Chris Carter is the author of Parapsychology and the Skeptics, and Science and the Near Death Experience. He was educated at Oxford in Economics and Philosophy.
1. It’s always interesting to find out what motivates people. Can you explain what drives your interest in parapsychology.
I have always been fascinated by science, and also by controversial topics in science and philosophy. So, dealing with this issue has been a natural progression from my other interests.
2. Your latest book “Science and the Near-Death Experience: How Consciousness Survives Death” came out in August. What prompted you to write the book?
It grew out of a lengthy debate I had with a very stubborn and dogmatic skeptic. I was shocked by his ignorance, and by the crudity of his arguments. So I decided that a book was needed to examine the evidence for psi, and evidence that the mind can function independently of the brain. What had been planned as one book became three. The first was Parapsychology and the Skeptics, the second is Science and the Near Death Experience, and the third is not yet published.
3. Where does NDE research find itself in 2010?
Research into the NDE is largely carried out by cardiologists around the world. This is because they are often dealing with victims of heart attacks who have been resuscitated, and then report that they left their bodies and observed the surrounding scene.
4. One theory of NDEs that seems to attract a lot of commentary is the oxygen deprivation model. Why do you think that is?
I suppose it attracts attention because oxygen deprivation seems to be an obvious explanation, at least to some people. However, on close examination oxygen deprivation utterly fails to explain the classic NDE.
The effects of oxygen deprivation are well known. Mountain climbers often experience it, and pilots flying at high altitude have experienced it. It’s well known that as the brain is deprived of oxygen, it ceases to function properly. As the oxygen supply is reduced, the person becomes progressively more disoriented and confused. This is in sharp contrast to the clarity of thought and perception described over and over again in the reports of near-death experiencers.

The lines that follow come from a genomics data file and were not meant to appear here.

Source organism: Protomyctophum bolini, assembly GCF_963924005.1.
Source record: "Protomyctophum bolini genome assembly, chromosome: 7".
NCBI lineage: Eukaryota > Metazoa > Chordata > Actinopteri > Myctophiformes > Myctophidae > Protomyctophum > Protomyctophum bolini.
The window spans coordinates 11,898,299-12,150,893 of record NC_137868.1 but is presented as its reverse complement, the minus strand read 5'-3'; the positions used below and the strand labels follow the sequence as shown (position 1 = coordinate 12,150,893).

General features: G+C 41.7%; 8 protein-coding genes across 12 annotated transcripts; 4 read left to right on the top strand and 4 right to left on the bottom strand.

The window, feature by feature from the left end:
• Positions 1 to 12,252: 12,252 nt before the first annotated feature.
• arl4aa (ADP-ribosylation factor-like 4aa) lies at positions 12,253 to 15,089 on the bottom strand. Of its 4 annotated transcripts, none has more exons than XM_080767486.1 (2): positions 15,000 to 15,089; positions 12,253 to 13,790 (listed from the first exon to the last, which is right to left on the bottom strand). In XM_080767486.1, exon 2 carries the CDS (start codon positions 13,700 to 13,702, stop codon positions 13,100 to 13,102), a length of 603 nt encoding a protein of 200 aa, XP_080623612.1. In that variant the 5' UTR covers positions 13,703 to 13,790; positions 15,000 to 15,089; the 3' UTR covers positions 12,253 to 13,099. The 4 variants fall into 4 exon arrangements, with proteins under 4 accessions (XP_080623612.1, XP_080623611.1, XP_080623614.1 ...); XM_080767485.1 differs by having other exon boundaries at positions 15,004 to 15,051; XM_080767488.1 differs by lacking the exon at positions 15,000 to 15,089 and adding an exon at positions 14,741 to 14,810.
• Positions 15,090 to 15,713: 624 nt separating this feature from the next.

Pilots in training regularly undergo acute anoxia in flight simulators to make sure they can get their masks on in time. Those who fail do not have NDEs: they experience confusion and disorientation, sometimes trying to land their simulated planes on top of clouds before losing consciousness.
Finally, I mention in my new book Science and the Near Death Experience the report of a man who has experienced both anoxia and the tunnel while near death. Allan Pring was a British Royal Air Force pilot during the Second World War, and experienced anoxia while flying at high altitude. Several years later he suffered a heart attack, and experienced an NDE.
I found myself “floating” along in a dark tunnel, peacefully and calmly but wide
awake and aware. I know that the tunnel experience has been attributed to the
brain being deprived of oxygen, but as an ex-pilot who has experienced lack of
oxygen at altitude I can state that for me there was no similarity. On the
contrary, the whole [NDE] experience from beginning to end was crystal clear.
5. Your first book was “Parapsychology and the Skeptics” and you wrote two thought provoking chapters in “Debating Psychic Experience: Human Potential or Human Illusion?” What is your view on the current state of skepticism?
In the first place, the term “skepticism” is inappropriate when referring to debunkers such as James Randi, Michael Shermer, or Richard Wiseman. True skepticism involves the suspension of belief, not the refusal of belief. These people are not truly skeptics, and so a more accurate term would be deniers.
At any rate, the current state of pseudo-skepticism is extremely impoverished. The Ganzfeld, the micro-PK experiments, Sheldrake’s experiments with telephone telepathy and with animals, and many others, have provided indubitable proof that psi is real. However, most of the deniers simply ignore the evidence; when they can’t ignore it, they try to dismiss it; when they can’t dismiss it, they try to suppress it. I provided several shameful examples of this in my first book Parapsychology and the Skeptics, and in the chapters I wrote for Debating Psychic Experience.
Remember, strenuous denial of disagreeable data is the defining characteristic of pseudo-science. And these people have been strenuously denying the data for over a century.
Essentially, as I argued in my first book, this debate is not primarily about evidence. Rather, the debunkers and deniers are defending an out-moded world view in which psychic phenomena are simply not allowed to exist. It is essential to realize that most of the deniers and phony-skeptics are militant atheists and secular humanists. For various reasons, these people have an ideological agenda which is anti-religious and anti-superstitious. One of the pillars of their opposition to religion and superstition is the doctrine of materialism: that is, the doctrine that all events have a physical cause, and that the brain therefore produces the mind. If they conceded the existence of psychic abilities, and of the NDE as a genuine separation of mind from body, then this pillar of their opposition would crumble. Hence, their dogmatic denial of the evidence that proves materialism false.
Thank you Chris.
You can learn more about Chris’s books by clicking on these links.